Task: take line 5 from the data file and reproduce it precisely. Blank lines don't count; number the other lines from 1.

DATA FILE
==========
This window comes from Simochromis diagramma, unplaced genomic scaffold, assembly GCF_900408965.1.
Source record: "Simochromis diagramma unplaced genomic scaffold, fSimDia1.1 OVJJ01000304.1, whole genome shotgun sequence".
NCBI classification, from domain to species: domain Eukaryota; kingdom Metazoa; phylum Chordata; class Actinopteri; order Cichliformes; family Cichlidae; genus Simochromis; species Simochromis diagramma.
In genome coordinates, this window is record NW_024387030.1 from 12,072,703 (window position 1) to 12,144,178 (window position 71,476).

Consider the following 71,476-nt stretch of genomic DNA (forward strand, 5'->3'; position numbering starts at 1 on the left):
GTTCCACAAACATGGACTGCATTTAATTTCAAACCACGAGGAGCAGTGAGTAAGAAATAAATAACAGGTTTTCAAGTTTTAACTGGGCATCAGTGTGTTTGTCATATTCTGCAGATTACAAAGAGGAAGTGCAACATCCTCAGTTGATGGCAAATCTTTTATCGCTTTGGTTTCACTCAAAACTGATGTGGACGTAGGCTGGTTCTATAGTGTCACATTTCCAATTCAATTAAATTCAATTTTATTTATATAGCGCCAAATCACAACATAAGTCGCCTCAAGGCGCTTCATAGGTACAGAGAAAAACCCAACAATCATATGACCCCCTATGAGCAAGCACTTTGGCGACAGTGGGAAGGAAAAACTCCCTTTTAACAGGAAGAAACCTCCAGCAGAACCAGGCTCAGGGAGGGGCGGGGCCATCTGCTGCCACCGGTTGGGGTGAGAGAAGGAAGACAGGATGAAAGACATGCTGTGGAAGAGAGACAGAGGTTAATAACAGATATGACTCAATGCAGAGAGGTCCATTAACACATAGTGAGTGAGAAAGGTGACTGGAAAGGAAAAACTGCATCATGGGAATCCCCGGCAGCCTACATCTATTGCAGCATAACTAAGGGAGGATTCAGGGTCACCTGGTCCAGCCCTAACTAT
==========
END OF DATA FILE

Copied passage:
Consider the following 71,476-nt stretch of genomic DNA (forward strand, 5'->3'; position numbering starts at 1 on the left):